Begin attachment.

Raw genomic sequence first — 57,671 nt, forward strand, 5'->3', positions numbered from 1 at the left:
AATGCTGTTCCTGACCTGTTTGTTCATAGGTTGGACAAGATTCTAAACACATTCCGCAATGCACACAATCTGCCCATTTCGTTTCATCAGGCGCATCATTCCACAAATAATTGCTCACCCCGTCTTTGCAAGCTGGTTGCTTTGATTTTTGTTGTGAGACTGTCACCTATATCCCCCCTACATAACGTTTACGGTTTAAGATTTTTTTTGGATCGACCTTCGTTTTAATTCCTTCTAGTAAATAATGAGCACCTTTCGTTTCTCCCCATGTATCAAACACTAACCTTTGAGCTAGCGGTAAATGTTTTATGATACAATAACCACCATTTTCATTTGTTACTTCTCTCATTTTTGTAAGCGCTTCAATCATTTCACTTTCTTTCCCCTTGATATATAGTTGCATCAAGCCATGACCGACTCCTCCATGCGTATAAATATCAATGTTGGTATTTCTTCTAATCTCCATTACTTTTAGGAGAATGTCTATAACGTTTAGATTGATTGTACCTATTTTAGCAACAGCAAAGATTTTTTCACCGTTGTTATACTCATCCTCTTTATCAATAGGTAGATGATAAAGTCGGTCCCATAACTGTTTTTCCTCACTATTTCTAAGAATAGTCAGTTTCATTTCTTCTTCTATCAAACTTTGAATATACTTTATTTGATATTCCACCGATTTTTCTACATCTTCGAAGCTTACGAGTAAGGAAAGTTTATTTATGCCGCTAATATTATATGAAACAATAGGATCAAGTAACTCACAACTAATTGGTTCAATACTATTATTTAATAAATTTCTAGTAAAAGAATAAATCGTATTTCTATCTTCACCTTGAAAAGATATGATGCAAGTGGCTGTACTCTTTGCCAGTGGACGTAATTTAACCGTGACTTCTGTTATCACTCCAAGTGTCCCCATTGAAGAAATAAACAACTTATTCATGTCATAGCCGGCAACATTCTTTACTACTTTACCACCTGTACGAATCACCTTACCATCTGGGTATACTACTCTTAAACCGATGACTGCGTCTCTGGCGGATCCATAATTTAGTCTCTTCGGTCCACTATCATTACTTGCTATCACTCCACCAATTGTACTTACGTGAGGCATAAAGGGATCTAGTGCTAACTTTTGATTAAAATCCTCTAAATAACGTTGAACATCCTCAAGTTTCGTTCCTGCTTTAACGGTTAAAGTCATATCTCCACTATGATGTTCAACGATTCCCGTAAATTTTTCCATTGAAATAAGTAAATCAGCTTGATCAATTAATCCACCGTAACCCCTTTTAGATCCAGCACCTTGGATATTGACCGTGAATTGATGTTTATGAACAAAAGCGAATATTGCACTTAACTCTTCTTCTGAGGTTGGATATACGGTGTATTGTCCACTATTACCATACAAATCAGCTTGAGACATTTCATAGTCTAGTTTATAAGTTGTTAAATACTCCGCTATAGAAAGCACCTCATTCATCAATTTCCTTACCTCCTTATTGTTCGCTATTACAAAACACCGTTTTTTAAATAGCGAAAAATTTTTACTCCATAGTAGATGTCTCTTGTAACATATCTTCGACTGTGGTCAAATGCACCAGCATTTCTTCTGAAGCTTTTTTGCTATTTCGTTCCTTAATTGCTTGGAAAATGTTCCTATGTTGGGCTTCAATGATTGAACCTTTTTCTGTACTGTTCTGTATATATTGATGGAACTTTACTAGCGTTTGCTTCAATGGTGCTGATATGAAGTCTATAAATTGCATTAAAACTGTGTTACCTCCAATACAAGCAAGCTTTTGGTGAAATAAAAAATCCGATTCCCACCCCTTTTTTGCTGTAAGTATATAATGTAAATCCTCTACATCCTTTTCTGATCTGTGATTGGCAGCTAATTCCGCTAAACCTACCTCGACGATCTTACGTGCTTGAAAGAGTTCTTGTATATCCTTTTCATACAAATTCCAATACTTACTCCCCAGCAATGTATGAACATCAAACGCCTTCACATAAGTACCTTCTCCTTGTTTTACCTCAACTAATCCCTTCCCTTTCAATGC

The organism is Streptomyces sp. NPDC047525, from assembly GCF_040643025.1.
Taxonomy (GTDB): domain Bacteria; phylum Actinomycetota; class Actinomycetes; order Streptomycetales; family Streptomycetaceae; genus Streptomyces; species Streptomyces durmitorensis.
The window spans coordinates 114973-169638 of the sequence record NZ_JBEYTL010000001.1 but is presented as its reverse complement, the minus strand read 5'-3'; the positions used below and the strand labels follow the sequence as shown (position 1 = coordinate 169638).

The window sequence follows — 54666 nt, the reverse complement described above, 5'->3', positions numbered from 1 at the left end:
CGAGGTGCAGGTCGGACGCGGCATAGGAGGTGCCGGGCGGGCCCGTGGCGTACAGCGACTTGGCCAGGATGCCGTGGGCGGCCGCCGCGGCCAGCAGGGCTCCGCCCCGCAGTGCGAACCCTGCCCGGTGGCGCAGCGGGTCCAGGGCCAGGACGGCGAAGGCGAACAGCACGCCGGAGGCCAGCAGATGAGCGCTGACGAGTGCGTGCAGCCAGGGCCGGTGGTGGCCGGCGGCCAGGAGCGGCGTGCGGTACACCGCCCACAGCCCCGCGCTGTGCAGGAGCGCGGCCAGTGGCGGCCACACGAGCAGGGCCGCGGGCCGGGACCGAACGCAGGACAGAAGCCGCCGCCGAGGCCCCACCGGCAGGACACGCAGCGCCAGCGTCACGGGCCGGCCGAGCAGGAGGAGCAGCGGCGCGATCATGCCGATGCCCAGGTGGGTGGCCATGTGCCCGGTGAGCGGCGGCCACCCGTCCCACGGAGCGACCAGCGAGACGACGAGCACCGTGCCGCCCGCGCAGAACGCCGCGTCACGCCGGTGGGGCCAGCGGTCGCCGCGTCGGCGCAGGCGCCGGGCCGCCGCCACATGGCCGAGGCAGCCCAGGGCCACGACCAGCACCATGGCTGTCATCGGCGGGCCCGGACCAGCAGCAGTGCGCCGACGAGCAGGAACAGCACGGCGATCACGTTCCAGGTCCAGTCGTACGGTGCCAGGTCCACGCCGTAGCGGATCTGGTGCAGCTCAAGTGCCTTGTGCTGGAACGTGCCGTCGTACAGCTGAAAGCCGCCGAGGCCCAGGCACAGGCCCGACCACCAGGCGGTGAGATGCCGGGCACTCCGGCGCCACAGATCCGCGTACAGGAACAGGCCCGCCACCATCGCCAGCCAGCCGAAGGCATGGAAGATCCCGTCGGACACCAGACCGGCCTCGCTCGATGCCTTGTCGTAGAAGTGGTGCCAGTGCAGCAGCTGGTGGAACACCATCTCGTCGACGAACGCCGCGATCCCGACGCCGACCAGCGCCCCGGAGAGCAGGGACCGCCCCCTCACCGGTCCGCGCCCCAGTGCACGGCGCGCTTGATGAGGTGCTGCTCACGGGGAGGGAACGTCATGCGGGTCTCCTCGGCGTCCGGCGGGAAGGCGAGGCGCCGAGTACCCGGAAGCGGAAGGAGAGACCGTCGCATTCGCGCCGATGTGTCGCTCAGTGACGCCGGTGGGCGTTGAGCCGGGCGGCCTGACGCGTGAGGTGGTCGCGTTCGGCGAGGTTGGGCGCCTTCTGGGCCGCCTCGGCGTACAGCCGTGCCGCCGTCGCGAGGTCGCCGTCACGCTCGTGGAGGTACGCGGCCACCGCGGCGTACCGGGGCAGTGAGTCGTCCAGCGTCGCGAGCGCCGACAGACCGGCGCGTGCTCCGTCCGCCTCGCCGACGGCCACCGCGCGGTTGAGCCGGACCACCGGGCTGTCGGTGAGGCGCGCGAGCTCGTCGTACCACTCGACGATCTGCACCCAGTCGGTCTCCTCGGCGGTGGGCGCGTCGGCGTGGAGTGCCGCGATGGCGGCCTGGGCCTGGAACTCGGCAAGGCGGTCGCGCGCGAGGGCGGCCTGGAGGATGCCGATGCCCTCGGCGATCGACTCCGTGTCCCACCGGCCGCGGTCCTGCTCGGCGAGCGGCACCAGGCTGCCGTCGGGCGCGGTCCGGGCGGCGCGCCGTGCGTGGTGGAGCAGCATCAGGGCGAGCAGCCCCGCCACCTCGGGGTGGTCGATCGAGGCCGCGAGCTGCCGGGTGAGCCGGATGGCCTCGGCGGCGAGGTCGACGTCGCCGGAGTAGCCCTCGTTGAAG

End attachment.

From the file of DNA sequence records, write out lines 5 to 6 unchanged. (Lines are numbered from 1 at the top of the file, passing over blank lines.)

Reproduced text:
The window spans coordinates 114973-169638 of the sequence record NZ_JBEYTL010000001.1 but is presented as its reverse complement, the minus strand read 5'-3'; the positions used below and the strand labels follow the sequence as shown (position 1 = coordinate 169638).

The window sequence follows — 54666 nt, the reverse complement described above, 5'->3', positions numbered from 1 at the left end: